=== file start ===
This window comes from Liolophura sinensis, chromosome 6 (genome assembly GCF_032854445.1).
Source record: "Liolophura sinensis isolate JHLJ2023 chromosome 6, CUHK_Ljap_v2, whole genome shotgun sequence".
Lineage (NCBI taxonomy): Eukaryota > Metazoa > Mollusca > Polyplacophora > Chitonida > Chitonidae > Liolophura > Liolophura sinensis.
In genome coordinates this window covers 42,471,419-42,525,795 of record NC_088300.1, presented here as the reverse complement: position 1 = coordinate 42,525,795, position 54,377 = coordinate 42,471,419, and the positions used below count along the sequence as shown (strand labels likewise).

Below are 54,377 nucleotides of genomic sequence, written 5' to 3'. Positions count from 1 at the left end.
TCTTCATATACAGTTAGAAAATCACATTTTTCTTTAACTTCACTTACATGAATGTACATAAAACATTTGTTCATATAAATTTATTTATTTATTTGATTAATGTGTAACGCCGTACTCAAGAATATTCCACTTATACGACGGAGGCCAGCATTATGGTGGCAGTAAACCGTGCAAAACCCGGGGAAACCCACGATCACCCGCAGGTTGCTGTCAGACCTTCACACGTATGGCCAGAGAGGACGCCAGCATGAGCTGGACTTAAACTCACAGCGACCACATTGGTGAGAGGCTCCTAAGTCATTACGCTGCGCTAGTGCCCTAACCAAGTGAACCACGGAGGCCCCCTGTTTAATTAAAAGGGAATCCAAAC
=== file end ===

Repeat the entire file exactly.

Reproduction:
This window comes from Liolophura sinensis, chromosome 6 (genome assembly GCF_032854445.1).
Source record: "Liolophura sinensis isolate JHLJ2023 chromosome 6, CUHK_Ljap_v2, whole genome shotgun sequence".
Lineage (NCBI taxonomy): Eukaryota > Metazoa > Mollusca > Polyplacophora > Chitonida > Chitonidae > Liolophura > Liolophura sinensis.
In genome coordinates this window covers 42,471,419-42,525,795 of record NC_088300.1, presented here as the reverse complement: position 1 = coordinate 42,525,795, position 54,377 = coordinate 42,471,419, and the positions used below count along the sequence as shown (strand labels likewise).

Below are 54,377 nucleotides of genomic sequence, written 5' to 3'. Positions count from 1 at the left end.
TCTTCATATACAGTTAGAAAATCACATTTTTCTTTAACTTCACTTACATGAATGTACATAAAACATTTGTTCATATAAATTTATTTATTTATTTGATTAATGTGTAACGCCGTACTCAAGAATATTCCACTTATACGACGGAGGCCAGCATTATGGTGGCAGTAAACCGTGCAAAACCCGGGGAAACCCACGATCACCCGCAGGTTGCTGTCAGACCTTCACACGTATGGCCAGAGAGGACGCCAGCATGAGCTGGACTTAAACTCACAGCGACCACATTGGTGAGAGGCTCCTAAGTCATTACGCTGCGCTAGTGCCCTAACCAAGTGAACCACGGAGGCCCCCTGTTTAATTAAAAGGGAATCCAAAC